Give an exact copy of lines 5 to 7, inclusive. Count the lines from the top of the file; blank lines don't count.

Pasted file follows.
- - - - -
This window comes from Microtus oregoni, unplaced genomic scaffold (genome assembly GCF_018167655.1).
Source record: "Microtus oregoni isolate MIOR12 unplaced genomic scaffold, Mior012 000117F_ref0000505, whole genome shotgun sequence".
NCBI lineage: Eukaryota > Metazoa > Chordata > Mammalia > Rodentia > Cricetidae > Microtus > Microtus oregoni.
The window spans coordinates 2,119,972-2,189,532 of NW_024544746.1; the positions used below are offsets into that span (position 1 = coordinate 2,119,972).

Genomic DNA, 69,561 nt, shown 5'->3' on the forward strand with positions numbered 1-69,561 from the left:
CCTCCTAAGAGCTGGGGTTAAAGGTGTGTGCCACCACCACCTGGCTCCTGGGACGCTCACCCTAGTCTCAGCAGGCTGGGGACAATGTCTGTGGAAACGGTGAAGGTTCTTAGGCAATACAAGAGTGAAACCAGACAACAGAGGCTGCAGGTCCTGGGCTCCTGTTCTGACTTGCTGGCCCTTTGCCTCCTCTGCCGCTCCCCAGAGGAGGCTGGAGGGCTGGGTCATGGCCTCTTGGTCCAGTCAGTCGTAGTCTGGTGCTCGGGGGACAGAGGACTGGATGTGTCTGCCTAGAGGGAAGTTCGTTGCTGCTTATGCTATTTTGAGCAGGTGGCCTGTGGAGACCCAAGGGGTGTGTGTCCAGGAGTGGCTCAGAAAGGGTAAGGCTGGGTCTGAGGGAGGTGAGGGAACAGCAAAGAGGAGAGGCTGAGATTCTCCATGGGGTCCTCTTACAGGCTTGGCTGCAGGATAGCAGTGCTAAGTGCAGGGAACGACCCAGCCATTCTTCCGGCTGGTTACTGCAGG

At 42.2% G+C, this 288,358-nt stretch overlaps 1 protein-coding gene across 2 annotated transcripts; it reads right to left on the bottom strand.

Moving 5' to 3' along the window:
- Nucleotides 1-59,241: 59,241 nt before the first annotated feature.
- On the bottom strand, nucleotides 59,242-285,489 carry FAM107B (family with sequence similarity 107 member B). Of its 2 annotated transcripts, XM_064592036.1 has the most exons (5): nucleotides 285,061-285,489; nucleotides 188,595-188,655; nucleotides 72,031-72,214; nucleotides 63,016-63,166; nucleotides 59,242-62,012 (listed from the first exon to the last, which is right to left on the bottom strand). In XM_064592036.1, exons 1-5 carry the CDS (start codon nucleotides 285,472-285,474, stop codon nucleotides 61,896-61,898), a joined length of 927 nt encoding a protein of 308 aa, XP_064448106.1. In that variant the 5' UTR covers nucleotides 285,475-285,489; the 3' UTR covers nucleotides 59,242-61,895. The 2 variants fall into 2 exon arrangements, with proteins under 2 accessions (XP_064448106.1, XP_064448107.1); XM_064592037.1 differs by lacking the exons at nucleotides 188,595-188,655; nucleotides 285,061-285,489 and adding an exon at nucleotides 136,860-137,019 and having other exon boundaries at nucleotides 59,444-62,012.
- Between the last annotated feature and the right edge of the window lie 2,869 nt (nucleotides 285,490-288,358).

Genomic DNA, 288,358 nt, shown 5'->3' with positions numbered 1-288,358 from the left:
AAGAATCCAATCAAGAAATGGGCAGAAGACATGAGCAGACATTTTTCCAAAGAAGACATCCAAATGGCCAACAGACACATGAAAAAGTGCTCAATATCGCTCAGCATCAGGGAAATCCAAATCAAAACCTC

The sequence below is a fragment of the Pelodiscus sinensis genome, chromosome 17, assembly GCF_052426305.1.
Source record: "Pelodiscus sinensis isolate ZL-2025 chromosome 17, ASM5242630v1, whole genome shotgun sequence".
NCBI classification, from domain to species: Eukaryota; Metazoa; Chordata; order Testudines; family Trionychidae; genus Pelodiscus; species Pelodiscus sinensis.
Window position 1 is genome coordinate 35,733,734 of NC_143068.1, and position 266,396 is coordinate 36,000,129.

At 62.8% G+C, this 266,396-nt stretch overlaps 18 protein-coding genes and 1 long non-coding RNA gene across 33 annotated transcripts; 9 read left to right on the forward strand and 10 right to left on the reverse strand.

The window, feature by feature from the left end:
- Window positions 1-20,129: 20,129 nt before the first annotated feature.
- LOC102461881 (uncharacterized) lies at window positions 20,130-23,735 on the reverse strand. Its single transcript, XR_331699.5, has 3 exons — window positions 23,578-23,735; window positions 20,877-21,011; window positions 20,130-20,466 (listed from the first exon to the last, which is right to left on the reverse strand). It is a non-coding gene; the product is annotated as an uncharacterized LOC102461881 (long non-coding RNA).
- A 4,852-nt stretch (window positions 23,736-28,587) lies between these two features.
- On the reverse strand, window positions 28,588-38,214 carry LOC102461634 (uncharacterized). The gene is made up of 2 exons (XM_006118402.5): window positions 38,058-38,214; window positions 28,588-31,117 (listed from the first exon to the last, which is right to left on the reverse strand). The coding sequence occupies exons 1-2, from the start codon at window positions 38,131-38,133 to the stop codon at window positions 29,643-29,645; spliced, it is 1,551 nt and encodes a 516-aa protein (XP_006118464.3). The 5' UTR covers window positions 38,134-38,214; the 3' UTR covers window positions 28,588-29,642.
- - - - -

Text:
Genomic DNA, 69,561 nt, shown 5'->3' on the forward strand with positions numbered 1-69,561 from the left:
CCTCCTAAGAGCTGGGGTTAAAGGTGTGTGCCACCACCACCTGGCTCCTGGGACGCTCACCCTAGTCTCAGCAGGCTGGGGACAATGTCTGTGGAAACGGTGAAGGTTCTTAGGCAATACAAGAGTGAAACCAGACAACAGAGGCTGCAGGTCCTGGGCTCCTGTTCTGACTTGCTGGCCCTTTGCCTCCTCTGCCGCTCCCCAGAGGAGGCTGGAGGGCTGGGTCATGGCCTCTTGGTCCAGTCAGTCGTAGTCTGGTGCTCGGGGGACAGAGGACTGGATGTGTCTGCCTAGAGGGAAGTTCGTTGCTGCTTATGCTATTTTGAGCAGGTGGCCTGTGGAGACCCAAGGGGTGTGTGTCCAGGAGTGGCTCAGAAAGGGTAAGGCTGGGTCTGAGGGAGGTGAGGGAACAGCAAAGAGGAGAGGCTGAGATTCTCCATGGGGTCCTCTTACAGGCTTGGCTGCAGGATAGCAGTGCTAAGTGCAGGGAACGACCCAGCCATTCTTCCGGCTGGTTACTGCAGG

At 42.2% G+C, this 288,358-nt stretch overlaps 1 protein-coding gene across 2 annotated transcripts; it reads right to left on the bottom strand.